Britain, not Scotland, the north part of Great Britain. And as you


will also realise, it is exactly 300 years before the vote in next year,


so it is a rather historical document with a modern resonance.


From one map to 22,001 maps produced in the 1930s, from which came the


land utilisation map of Great Britain. It involved a school


children, students and nuns. Sir Dudley kept his eye on them.


persuaded his wife to get driving lessons and he drove around the


area, he was rather large of girth, and he stood on this platform that


he had instructed on the passenger seat and he poked his head and the


rest of him through the actual sunroof and he drove slowly down the


country lanes. The other person, his number two, was this chap. His wife


drove the motorbike and he stood up on the site care -- Sidecar and he


transcribed maps to the correct scale by these ladies, a team from


the London School of economics. They discovered, or they reminded


themselves, of the reliance on imported food from abroad and


suddenly there was a great demand from these maps, and so we can argue


that Churchill's idea that we shall fight them in the field, it was


people in the field growing a lot more in the way of crops, this was


an essential part of feeding Britain and I think something like 2 million


acres of land were given over to arable production. The society was


formed as Arctic exploration was beginning and it tells the story of


Henry good sir who left on an early expedition. This was his last letter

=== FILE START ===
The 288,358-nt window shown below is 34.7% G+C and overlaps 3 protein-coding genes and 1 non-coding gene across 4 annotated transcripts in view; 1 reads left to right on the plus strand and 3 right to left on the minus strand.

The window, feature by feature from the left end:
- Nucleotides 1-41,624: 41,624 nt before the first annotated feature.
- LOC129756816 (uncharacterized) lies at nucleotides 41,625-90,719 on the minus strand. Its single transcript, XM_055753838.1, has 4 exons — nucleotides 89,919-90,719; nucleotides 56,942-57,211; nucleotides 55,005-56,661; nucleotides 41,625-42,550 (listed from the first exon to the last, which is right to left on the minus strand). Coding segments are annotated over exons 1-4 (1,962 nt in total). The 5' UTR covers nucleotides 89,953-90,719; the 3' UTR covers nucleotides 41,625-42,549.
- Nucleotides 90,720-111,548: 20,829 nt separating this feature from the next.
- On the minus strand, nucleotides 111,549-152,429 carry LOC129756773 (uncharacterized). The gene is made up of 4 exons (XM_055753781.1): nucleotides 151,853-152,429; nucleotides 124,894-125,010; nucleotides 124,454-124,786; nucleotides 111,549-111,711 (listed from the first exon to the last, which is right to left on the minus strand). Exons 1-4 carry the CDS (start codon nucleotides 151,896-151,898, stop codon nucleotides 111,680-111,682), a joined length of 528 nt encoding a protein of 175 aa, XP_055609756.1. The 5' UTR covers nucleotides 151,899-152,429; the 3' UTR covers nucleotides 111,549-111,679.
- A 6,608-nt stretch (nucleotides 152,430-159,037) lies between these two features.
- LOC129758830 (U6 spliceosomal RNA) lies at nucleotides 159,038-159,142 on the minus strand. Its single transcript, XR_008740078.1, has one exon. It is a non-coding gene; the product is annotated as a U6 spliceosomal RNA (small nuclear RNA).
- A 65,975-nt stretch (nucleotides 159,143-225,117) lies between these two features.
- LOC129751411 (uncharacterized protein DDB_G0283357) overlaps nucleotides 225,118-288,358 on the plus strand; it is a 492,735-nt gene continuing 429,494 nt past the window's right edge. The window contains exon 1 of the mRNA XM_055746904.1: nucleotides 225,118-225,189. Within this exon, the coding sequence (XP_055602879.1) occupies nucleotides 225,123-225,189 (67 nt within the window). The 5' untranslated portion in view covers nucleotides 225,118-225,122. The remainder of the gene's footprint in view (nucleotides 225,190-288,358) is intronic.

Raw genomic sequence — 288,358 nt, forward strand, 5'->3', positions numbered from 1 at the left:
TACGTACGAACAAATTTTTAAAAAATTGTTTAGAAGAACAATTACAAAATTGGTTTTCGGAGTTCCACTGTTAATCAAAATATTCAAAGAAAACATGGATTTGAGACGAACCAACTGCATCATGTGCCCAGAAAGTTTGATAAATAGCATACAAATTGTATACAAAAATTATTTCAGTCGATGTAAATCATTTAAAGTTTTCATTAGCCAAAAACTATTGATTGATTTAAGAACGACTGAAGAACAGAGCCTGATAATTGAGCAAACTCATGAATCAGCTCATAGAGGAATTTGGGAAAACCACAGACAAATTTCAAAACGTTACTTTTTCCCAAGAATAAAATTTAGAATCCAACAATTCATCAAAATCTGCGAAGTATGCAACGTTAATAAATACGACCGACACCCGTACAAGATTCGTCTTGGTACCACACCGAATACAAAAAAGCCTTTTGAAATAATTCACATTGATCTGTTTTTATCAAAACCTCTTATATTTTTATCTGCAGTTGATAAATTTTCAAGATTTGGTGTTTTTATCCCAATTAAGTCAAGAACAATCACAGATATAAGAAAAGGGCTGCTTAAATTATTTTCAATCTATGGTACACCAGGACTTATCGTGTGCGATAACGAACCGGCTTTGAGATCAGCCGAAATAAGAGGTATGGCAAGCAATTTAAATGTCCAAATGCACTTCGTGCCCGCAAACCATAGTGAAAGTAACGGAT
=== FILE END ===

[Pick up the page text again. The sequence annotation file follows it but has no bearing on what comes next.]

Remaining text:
back before the expedition went beyond means of Camino cage on. --


communication. The letter is to his brother John. We have been lying


here eight days and in that time have adopted the vocabulary and


peculiarities of the natives, we have assessed the geography of the


island, which is there a simple and the ice up on them is a very


interesting subject and prominently marked and also contains specimens


of the vertebrate as well as the invertebrate animals. You can see


the enthusiasm of a young naturalist explorer and this makes his loss


with the rest of the Franklin expedition loss all the more tragic.


But here we have a tremendous insight into what is going on, not


at the command level but at the junior level. Expeditions have come


a long way in the 133 years since the start of the society.


Just two front pages before we go. The Herald says an attack on benefit


reform, the Scotsman once that half of Scots will get cancer putting


stress on the NHS. That is all from us. Good night. We reached 25


degrees today. Not the same low cloud that we are seen. The cloud


coming in from the south could give us one or two showers. Many places


will have a dry day with a lot of sunshine. It will stay dry in


Northern Ireland. These are showers over the Scottish mountains, vary


few and far between. It will be warm for this time of year. Sunny spells


across much of northern England and the Midlands. A little cloud coming


in from the south, a stronger breeze as well. Some spots of rain in the


Southeast, something a little livelier later in Cornwall. Thunder


is possible, but a very hit and miss. Wales should stay dry with


temperatures typically around 22 degrees. It will be cooler around


the North Sea coast. Heading into the weekend and there will be no


major surprises, we will see a little bit more cloud around eastern


parts of England and Scotland but most places are bright and warm and


sunny. Temperatures over the weekend are not quite as high as we are